1 Feldstein, M. What Faculty Should Know About Adaptive Learning. Retrieved November 14, 2017, from http://mfeldstein.com/faculty-know-adaptive-learning/
2 Bell, L. (2016, December 1). Machine learning versus AI: what’s the difference? Retrieved November 14, 2017, from http://www.wired.co.uk/article/machine-learning-ai-explained
3 Davis, V. (2017, November 1). The Ethical and Legal Dimensions of AI. Retrieved November 14, 2017, from http://blog.blackboard.com/the-ethical-and-legal-dimensions-of-ai/
4 Sclater, N., & Bailey, P. (n.d.). Code of practice for learning analytics. Retrieved November 14, 2017, from https://www.jisc.ac.uk/guides/code-of-practice-for-learning-analytics
5 Marr, B. (2016, March 23). What Everyone Should Know About Cognitive Computing. Retrieved November 14, 2017, from https://www.forbes.com/sites/bernardmarr/2016/03/23/what-everyone-should-know-about-cognitive-computing/#3b98f3ab5088
6 Whitmer, John. (2017, February 2). Surprising lessons from research on student feedback about data dashboards. Retrieved November 14, 2017, from http://blog.blackboard.com/research-student-feedback-data-dashboards/
7 Blackboard. (n.d.). Blackboard Intelligence. Retrieved November 14, 2017, from http://www.blackboard.com/resources/pdf/datasheet-blackboardintelligence-rev20170209.pdf
8 Educational Data Mining. (n.d.). Educational Data Mining. Retrieved November 14, 2017, from http://educationaldatamining.org/
9 The Center for Innovative Research in CyberLearning. (n.d.). Educational Data Mining and Learning Analytics. Retrieved November 14, 2017, from http://circlcenter.org/educational-data-mining-learning-analytics/
10 Liñán, Laura and Pérez, Angel. Educational Data Mining and Learning Analytics: differences, similarities, and time evolution. Retrieved November 14, 2017, from http://rusc.uoc.edu/rusc/ca/index.php/rusc/article/view/v12n3-calvet-juan/2746.html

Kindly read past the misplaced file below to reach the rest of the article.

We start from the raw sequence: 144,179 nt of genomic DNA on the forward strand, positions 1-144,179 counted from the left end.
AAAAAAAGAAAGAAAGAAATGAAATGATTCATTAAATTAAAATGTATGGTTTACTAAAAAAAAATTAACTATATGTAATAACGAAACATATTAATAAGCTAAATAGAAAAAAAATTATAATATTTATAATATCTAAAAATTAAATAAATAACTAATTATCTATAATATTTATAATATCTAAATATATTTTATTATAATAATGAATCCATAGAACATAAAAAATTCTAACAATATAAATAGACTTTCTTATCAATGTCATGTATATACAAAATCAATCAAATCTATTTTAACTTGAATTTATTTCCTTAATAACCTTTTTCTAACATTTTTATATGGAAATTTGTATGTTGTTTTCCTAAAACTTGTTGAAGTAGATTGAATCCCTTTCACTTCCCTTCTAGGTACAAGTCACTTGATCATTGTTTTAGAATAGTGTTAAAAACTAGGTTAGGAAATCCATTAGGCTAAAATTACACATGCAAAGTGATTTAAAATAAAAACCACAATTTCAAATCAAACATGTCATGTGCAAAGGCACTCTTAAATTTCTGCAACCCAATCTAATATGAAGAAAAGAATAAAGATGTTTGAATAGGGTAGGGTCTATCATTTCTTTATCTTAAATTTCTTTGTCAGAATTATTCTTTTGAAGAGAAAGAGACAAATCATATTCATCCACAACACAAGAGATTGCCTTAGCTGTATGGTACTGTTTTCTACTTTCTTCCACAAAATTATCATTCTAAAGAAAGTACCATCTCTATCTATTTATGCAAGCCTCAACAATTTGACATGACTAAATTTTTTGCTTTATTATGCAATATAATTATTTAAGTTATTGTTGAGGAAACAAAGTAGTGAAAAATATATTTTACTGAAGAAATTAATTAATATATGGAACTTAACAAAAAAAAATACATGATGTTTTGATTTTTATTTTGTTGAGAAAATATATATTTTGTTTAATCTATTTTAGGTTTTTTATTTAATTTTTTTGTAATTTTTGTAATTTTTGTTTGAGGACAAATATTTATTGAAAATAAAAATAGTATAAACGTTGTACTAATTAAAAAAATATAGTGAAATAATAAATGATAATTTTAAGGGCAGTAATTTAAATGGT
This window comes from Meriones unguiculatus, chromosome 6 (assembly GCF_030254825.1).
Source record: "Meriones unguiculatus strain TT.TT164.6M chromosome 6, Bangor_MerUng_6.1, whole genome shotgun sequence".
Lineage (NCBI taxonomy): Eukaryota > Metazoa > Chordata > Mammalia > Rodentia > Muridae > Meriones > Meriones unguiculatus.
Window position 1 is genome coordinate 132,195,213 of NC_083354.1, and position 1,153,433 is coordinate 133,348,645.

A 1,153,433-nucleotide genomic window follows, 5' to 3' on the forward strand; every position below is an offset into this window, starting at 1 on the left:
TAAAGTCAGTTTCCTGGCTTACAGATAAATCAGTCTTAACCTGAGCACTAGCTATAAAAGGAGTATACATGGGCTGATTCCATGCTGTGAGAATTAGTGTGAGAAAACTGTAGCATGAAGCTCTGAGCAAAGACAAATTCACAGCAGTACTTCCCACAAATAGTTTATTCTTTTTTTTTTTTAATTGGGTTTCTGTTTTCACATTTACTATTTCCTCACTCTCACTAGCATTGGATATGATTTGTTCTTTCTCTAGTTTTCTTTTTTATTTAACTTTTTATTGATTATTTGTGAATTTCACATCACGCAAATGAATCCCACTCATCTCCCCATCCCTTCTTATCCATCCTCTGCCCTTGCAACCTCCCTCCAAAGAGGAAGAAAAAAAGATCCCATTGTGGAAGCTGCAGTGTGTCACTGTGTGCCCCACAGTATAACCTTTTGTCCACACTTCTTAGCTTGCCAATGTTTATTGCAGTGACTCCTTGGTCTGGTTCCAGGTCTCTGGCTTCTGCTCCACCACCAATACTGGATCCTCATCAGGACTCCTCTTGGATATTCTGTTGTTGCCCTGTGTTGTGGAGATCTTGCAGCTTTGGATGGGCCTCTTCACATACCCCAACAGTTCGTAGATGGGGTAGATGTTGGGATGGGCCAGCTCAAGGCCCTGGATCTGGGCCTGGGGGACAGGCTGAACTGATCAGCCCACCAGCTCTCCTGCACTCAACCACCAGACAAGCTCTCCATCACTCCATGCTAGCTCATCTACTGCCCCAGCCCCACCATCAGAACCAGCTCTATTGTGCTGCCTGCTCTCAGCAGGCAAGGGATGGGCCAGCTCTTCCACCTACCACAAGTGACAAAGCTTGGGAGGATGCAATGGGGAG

11 SCLATER, Niall. (2016, September 01). What is learning analytics and how can it help your institution? Retrieved November 13, 2017, from http://sclater.com/blog/what-is-learning-analytics-and-how-can-it-help-your-institution/
12 Faggella, Daniel. What is Machine Learning? Retrieved December 2, 2017, from https://www.techemergence.com/what-is-machine-learning/
13 B. D., & J. H. (n.d.). Using Learning Analytics to Predict (and Improve) Student Success: A Faculty Perspective. Retrieved November 14, 2017, from http://www.ncolr.org/jiol/issues/pdf/12.1.2.pdf
14 Rattiner, M. (2017, May 19). Walking the line of predictive analytics in higher education. Retrieved November 14, 2017, from http://blog.blackboard.com/walking-the-line-predictive-analytics-higher-education/
15 Writing analytics (n.d). LAK16: Critical Perspectives on Writing Analytics. Retrieved November 14, 2017, from http://wa.utscic.edu.au/events/lak16wa/